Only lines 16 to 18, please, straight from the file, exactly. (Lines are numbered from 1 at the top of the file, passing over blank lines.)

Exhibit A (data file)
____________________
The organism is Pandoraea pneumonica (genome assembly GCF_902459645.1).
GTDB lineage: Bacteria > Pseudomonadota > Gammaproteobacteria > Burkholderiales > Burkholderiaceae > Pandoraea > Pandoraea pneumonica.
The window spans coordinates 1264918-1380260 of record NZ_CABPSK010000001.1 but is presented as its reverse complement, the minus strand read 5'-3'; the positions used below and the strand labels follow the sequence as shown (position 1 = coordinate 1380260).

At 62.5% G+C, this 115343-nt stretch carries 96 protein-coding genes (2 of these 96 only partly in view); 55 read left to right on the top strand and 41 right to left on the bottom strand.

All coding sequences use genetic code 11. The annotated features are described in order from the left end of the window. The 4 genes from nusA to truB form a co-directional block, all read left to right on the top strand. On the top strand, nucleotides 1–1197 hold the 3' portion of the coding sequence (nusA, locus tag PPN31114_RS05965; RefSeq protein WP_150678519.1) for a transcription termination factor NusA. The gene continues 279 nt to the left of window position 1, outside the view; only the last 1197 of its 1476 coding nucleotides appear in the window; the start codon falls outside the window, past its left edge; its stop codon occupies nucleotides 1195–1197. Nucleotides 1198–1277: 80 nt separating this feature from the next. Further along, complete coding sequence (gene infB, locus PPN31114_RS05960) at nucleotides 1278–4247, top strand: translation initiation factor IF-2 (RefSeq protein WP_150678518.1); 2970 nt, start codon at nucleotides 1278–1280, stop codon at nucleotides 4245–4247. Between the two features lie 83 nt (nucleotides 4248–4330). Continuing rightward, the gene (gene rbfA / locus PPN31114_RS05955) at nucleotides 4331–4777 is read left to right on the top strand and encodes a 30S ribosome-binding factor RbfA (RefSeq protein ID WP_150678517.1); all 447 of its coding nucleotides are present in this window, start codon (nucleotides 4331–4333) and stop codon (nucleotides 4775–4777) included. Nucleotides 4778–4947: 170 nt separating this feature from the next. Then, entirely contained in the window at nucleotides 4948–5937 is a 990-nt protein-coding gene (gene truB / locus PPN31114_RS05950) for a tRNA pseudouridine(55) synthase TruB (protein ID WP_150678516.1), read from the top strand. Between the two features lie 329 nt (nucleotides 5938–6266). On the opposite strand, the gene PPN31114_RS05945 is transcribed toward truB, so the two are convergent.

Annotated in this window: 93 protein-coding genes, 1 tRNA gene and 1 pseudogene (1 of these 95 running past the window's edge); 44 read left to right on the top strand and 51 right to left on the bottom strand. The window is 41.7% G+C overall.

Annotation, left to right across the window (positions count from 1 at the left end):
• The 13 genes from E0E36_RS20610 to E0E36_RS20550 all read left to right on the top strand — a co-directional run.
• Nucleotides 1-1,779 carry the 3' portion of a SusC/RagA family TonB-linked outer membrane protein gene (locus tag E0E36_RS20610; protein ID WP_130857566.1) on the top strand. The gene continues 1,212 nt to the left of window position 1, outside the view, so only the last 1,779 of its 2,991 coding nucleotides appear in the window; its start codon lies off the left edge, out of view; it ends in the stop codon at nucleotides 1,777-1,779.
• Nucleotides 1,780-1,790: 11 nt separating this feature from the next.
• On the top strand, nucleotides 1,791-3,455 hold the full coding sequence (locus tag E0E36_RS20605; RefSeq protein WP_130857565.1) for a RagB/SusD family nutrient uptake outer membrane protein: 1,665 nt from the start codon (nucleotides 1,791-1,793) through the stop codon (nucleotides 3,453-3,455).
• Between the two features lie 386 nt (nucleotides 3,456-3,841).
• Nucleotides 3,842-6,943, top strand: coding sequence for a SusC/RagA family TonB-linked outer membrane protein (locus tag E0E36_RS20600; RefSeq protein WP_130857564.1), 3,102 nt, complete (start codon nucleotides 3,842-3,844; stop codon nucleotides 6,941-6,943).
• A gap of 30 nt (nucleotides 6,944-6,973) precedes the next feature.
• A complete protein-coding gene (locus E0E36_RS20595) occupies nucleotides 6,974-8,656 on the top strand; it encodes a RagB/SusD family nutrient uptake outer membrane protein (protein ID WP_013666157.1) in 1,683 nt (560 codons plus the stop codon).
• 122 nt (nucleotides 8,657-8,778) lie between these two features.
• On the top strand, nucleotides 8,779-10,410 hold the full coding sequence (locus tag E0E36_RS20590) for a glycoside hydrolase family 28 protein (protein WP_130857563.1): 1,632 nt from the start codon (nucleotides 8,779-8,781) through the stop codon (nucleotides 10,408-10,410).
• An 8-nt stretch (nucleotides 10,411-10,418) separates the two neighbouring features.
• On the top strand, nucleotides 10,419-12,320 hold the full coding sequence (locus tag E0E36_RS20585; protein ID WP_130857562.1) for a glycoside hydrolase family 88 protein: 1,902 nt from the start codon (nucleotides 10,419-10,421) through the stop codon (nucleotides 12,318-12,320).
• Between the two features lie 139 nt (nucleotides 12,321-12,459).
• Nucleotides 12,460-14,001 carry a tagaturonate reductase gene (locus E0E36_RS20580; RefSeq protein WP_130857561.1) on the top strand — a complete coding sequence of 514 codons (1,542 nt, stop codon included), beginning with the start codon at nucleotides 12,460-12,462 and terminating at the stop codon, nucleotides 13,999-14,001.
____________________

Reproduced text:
• 122 nt (nucleotides 8,657-8,778) lie between these two features.
• On the top strand, nucleotides 8,779-10,410 hold the full coding sequence (locus tag E0E36_RS20590) for a glycoside hydrolase family 28 protein (protein WP_130857563.1): 1,632 nt from the start codon (nucleotides 8,779-8,781) through the stop codon (nucleotides 10,408-10,410).
• An 8-nt stretch (nucleotides 10,411-10,418) separates the two neighbouring features.